Sandra Stålhandske

Sandra Stålhandske


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Arbetar vid Zoologiska institutionen
Telefon 08-16 40 58
Besöksadress Svante Arrheniusväg 18 B
Rum D 525
Postadress Zoologiska institutionen: Etologi 106 91 Stockholm


I urval från Stockholms universitets publikationsdatabas
  • Sandra Stålhandske, Karl Gotthard, Olof Leimar.
  • 2017. Sandra Stålhandske, Karl Gotthard, Olof Leimar. Journal of Animal Ecology 86 (4), 718-729

    1. Understanding and predicting phenology has become more important with ongoing cli- mate change and has brought about great research efforts in the recent decades. The majority of studies examining spring phenology of insects have focussed on the effects of spring temperatures alone.

    2. Here we use citizen-collected observation data to show that winter cold duration, in addi- tion to spring temperature, can affect the spring emergence of butterflies. Using spatial mixed models, we disentangle the effects of climate variables and reveal impacts of both spring and winter conditions for five butterfly species that overwinter as pupae across the UK, with data from 1976 to 2013 and one butterfly species in Sweden, with data from 2001 to 2013.

    3. Warmer springs lead to earlier emergence in all species and milder winters lead to statisti- cally significant delays in three of the five investigated species. We also find that the delaying effect of winter warmth has become more pronounced in the last decade, during which time winter durations have become shorter.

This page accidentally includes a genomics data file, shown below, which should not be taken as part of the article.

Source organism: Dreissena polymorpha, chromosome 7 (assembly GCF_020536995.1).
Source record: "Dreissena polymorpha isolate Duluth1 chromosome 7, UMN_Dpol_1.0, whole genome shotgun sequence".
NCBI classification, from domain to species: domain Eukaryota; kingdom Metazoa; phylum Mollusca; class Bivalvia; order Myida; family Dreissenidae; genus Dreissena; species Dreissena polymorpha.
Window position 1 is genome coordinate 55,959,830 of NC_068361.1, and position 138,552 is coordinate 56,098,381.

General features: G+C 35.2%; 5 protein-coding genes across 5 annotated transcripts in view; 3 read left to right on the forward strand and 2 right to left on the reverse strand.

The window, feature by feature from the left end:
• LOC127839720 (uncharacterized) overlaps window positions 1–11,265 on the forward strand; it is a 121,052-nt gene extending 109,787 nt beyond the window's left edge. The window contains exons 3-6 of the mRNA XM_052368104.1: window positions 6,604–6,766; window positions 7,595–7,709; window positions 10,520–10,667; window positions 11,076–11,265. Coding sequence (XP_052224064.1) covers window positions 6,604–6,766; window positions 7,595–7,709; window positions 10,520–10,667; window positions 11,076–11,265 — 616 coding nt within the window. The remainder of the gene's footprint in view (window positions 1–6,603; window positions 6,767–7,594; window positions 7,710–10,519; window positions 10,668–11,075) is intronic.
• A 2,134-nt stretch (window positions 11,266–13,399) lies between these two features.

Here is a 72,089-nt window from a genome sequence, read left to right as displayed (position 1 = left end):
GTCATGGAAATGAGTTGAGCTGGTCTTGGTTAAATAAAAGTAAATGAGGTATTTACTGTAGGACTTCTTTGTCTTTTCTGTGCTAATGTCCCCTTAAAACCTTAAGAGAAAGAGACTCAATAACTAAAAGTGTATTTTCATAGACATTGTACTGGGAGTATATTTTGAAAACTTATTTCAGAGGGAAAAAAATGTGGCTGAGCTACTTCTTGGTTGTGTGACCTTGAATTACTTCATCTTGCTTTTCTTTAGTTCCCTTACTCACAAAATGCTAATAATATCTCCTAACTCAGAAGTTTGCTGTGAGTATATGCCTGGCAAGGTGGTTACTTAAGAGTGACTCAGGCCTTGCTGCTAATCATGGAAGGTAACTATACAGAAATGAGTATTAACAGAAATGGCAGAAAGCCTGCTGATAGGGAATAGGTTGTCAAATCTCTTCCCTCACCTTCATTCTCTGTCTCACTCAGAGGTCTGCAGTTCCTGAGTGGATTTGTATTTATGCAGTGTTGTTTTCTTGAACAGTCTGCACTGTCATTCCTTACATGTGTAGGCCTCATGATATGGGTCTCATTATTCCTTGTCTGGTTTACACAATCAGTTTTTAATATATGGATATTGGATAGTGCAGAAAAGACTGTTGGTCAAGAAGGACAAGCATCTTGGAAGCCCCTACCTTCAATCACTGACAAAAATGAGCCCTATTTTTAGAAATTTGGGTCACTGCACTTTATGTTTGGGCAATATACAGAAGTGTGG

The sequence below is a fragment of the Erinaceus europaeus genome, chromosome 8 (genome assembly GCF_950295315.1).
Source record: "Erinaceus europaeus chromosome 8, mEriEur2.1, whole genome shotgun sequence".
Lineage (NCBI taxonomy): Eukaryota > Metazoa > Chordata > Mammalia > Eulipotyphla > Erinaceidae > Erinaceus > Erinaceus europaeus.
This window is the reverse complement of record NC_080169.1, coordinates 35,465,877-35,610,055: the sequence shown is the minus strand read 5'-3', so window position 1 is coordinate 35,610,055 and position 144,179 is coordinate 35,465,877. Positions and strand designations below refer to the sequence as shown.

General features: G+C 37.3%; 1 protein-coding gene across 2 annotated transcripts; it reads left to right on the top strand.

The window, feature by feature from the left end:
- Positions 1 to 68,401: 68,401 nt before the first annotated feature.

4. For one of the studied species, Anthocharis cardamines (orange tip butterfly), we also make use of parameters determined from previous experiments on pupal development to model the spring phenology. Using daily temperatures in the UK and Sweden, we show that recent vari- ation in spring temperature corresponds to 10–15 day changes in emergence time over UK and Sweden, whereas variation in winter duration corresponds to 20 days variation in the south of the UK versus only 3 days in the south of Sweden.

    5. In summary, we show that short winters delay phenology. The effect is most prominent in areas with particularly mild winters, emphasising the importance of winter for the response of ectothermic animals to climate change. With climate change, these effects may become even stronger and apply also at higher latitudes. 

  • 2016. Sandra Stålhandske (et al.). Biological Journal of the Linnean Society 119 (4), 1060-1067

    An insect species that shows variation in host species association across its geographical range may do so either because of local adaptation in host plant preference of the insect, or through environmentally or genetically induced differences in the plants, causing variation in host plant suitability between regions. Here we experimentally investigate host plant preference of Anthocharis cardamines (orange tip butterfly) of two populations from UK and two from Sweden. Previous reports indicate that A. cardamines larvae are found on different host plant species in different regions of the United Kingdom, and some variation has been reported in Sweden. Host plant choice trials showed that females prefer to oviposit on plants in an earlier phenological stage, as well as on larger plants. When controlling for plant phenological stage and size, the host species had no statistically significant effect on the choice of the females. Moreover, there were no differences in host plant species preference among the four butterfly populations. Based on our experiment, the oviposition choice by A. cardamines mainly depends on the phenological stage and the size of the host plant. This finding supports the idea that the geographical patterns of host-plant association of A. cardamines in the UK and Sweden are consequences of the phenology and availability of local hosts, rather than regional genetic differences in host species preference of the butterfly.

Visa alla publikationer av Sandra Stålhandske vid Stockholms universitet

Senast uppdaterad: 3 september 2018

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